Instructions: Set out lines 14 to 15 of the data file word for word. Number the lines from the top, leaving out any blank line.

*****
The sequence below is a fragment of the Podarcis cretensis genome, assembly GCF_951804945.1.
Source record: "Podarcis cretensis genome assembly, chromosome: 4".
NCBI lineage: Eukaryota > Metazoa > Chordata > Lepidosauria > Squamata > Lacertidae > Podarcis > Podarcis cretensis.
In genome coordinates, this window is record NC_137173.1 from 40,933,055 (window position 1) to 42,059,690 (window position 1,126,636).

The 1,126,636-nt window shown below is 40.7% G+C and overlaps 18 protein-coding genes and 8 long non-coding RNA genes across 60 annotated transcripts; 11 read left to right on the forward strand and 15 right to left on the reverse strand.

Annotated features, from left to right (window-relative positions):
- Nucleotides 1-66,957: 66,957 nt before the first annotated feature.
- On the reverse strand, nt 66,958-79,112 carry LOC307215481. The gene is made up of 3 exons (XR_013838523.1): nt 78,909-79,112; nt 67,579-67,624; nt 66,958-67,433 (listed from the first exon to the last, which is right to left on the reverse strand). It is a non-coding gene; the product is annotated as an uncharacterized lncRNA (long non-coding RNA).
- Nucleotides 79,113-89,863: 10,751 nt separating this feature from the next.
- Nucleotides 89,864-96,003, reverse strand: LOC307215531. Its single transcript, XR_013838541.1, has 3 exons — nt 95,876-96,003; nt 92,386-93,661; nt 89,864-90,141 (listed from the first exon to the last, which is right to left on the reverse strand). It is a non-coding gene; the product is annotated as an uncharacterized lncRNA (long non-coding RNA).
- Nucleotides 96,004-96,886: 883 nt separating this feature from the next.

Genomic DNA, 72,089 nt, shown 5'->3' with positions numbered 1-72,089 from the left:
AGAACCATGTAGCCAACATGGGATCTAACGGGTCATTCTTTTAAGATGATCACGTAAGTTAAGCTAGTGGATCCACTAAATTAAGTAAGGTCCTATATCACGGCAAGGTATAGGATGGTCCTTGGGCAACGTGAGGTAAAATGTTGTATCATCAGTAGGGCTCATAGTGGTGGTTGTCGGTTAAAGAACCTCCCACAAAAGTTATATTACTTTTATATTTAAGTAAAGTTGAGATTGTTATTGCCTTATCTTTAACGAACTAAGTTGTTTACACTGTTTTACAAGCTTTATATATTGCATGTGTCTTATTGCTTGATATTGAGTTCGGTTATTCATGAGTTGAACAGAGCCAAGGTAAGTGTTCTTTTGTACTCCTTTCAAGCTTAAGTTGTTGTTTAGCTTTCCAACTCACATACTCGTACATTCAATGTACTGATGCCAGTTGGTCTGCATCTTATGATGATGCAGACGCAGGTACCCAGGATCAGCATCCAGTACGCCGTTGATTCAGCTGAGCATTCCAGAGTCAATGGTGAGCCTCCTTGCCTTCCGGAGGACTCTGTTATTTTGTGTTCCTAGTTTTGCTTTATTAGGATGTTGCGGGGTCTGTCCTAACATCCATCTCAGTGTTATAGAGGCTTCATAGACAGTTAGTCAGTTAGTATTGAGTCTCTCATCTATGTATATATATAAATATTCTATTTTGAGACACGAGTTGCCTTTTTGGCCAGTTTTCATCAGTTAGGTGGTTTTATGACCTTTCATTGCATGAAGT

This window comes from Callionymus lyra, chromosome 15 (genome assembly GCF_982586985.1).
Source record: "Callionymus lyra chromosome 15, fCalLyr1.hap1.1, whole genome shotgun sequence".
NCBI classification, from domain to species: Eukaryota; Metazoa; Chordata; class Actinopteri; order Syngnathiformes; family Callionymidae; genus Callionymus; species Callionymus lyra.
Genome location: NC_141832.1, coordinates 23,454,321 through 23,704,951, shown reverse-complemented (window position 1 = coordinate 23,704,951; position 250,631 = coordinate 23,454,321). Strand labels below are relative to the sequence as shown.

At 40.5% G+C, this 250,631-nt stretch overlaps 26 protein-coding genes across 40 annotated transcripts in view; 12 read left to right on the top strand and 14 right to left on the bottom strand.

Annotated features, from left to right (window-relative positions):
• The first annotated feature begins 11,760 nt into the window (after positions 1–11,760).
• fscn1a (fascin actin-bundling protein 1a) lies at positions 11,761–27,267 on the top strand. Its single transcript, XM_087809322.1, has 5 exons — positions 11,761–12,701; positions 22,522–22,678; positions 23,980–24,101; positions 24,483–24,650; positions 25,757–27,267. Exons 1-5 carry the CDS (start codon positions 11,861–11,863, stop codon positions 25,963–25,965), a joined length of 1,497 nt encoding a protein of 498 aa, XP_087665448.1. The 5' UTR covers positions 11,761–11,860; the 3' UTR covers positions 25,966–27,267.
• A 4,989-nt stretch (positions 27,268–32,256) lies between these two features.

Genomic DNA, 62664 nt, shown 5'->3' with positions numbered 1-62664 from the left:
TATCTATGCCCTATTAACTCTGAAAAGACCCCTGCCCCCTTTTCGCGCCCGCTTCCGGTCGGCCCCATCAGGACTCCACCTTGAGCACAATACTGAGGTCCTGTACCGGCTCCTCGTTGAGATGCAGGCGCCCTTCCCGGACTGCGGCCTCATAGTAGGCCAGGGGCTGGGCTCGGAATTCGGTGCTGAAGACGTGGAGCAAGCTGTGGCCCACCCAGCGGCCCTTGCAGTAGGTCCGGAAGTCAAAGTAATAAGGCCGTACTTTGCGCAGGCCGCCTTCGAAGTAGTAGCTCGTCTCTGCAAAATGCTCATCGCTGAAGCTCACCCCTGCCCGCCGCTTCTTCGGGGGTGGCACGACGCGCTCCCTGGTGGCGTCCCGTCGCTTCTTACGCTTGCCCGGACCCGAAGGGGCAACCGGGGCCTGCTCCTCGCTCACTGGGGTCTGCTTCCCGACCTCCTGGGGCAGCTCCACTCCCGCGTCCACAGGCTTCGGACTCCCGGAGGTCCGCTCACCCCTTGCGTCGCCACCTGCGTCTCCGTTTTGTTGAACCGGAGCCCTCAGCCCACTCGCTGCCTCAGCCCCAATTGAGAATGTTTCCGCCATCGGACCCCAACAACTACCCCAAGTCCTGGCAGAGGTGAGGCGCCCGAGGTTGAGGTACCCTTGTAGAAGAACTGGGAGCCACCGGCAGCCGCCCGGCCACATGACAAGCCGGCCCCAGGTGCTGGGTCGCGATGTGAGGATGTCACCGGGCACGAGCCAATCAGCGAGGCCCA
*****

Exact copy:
This window comes from Callionymus lyra, chromosome 15 (genome assembly GCF_982586985.1).
Source record: "Callionymus lyra chromosome 15, fCalLyr1.hap1.1, whole genome shotgun sequence".